A general framework to support cost-efficient survey design choices for the control of soil-transmitted helminths when deploying Kato-Katz thick smear

Adama Kazienga*, Bruno Levecke, Gemechu Tadesse Leta, Sake J. de Vlas, Luc E. Coffeng

*Corresponding author for this work

Research output: Contribution to journalArticleAcademicpeer-review

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Abstract

Background To monitor and evaluate soil-transmitted helminth (STH) control programs, the World Health Organization (WHO) recommends screening stools from 250 children, deploying Kato-Katz thick smear (KK). However, it remains unclear whether these recommendations are suffi-cient to make adequate decisions about stopping preventive chemotherapy (PC) (preva-lence of infection <2%) or declaring elimination of STHs as a public health problem (prevalence of moderate-to-heavy intensity (MHI) infections <2%). Methodology We developed a simulation framework to determine the effectiveness and cost of survey designs for decision-making in STH control programs, capturing the operational resources to perform surveys, the variation in egg counts across STH species, across schools, between and within individuals, and between repeated smears. Using this framework and a lot quality assurance sampling approach, we determined the most cost-efficient survey designs (number of schools, subjects, stool samples per subject, and smears per stool sam-ple) for decision-making. Principal findings For all species, employing duplicate KK (sampling 4 to 6 schools and 64 to 70 subjects per school) was the most cost-efficient survey design to assess whether prevalence of any infection intensity was above or under 2%. For prevalence of MHI infections, single KK was the most cost-efficient (sampling 11 to 25 schools and 52 to 84 children per school). Conclusions/Significance KK is valuable for monitoring and evaluation of STH control programs, though we recom-mend deploying a duplicate KK on a single stool sample to stop PC, and a single KK to declare the elimination of STHs as a public health problem.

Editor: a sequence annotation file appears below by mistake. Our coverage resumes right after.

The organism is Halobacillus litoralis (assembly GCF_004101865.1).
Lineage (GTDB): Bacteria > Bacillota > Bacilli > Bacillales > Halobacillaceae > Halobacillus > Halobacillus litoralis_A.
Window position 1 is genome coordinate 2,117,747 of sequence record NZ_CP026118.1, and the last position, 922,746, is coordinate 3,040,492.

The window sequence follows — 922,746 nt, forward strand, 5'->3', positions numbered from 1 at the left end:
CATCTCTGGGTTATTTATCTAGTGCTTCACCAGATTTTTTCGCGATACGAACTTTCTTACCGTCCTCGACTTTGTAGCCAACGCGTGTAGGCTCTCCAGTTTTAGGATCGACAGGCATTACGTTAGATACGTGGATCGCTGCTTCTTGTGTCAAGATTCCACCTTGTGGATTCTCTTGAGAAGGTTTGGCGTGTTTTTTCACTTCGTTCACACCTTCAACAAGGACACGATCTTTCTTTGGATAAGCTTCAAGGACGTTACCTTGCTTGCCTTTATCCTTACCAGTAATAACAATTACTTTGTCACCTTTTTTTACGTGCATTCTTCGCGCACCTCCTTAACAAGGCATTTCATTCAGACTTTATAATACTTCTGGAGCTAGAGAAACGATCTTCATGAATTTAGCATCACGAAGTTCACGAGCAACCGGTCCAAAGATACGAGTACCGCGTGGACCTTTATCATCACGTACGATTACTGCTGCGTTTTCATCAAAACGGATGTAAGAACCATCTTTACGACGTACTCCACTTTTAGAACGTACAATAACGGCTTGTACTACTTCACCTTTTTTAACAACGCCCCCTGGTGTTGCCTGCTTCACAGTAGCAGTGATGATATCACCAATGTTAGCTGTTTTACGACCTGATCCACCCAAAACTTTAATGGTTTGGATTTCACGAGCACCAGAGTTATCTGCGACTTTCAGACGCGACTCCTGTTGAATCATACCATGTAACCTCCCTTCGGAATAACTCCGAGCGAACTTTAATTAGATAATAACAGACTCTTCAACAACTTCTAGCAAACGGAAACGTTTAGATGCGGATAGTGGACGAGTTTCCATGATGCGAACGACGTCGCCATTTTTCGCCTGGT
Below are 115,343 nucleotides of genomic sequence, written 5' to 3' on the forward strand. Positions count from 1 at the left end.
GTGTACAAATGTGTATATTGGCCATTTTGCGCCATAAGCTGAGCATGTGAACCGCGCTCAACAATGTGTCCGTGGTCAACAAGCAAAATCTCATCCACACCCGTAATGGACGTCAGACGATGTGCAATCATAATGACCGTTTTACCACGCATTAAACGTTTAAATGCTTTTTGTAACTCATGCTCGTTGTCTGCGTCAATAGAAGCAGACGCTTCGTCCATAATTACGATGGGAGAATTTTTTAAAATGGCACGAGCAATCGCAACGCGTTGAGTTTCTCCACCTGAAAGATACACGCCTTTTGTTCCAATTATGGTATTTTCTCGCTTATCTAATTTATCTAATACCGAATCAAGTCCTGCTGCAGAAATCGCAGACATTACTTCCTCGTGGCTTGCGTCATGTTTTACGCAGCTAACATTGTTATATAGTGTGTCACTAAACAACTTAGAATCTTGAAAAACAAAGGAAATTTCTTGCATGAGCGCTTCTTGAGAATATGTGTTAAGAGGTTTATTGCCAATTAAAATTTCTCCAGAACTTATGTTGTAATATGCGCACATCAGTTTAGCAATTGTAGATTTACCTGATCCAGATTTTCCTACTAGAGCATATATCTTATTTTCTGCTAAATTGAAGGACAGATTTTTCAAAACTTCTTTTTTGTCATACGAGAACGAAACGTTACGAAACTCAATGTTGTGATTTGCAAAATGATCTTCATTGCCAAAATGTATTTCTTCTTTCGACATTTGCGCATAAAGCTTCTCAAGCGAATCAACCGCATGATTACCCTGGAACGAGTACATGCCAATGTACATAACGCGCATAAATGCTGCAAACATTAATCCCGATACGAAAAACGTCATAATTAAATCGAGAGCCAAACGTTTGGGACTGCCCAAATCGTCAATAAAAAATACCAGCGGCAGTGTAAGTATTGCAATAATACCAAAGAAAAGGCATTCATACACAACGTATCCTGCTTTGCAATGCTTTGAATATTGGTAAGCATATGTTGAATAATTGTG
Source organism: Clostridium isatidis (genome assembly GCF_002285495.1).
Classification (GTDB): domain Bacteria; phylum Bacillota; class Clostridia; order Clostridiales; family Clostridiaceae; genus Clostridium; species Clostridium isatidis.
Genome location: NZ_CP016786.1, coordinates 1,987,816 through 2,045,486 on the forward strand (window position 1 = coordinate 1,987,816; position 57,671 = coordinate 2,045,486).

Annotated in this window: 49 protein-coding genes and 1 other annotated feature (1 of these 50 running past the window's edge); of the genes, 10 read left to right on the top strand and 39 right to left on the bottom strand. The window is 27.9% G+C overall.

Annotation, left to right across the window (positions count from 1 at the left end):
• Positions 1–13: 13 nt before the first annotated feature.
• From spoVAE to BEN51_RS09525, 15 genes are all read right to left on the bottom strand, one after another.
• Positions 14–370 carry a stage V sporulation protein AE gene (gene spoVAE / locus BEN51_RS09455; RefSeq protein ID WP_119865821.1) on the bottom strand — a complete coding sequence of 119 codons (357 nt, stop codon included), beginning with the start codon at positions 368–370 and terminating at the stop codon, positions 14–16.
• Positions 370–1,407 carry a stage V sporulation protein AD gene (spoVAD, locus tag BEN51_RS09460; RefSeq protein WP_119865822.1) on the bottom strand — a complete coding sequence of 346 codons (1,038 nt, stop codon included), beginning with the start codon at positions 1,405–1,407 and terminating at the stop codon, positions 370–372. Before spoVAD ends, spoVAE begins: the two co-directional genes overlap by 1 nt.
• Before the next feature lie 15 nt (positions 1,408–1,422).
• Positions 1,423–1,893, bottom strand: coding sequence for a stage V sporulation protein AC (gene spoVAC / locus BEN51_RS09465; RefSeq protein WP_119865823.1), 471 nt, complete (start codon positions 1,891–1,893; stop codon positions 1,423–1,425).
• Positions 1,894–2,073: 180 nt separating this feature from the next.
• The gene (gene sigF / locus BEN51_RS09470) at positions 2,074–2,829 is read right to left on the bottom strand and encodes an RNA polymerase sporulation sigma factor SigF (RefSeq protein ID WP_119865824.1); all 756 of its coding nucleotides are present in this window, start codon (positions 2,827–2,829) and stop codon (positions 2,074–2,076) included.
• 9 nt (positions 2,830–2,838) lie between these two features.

Original languageEnglish
Article numbere0011160
JournalPLoS Neglected Tropical Diseases
Volume17
Issue number6 June
DOIs
Publication statusPublished - 22 Jun 2023

Bibliographical note

Funding Information: BL acknowledges funding from Ghent University starting grant (www.ugent.be) and LEC from the Dutch Research Council (NWO, grant 016.Veni.178.023). In addition, the financial support for the dataset used in this study was provided by Schistosomiasis Control Initiative, the Partnership for Child Development, the Children’s Investment Fund Foundation, the End Neglected Tropical Diseases Fund, and UKAID-DFID.

Publisher Copyright: © 2023 Kazienga et al.

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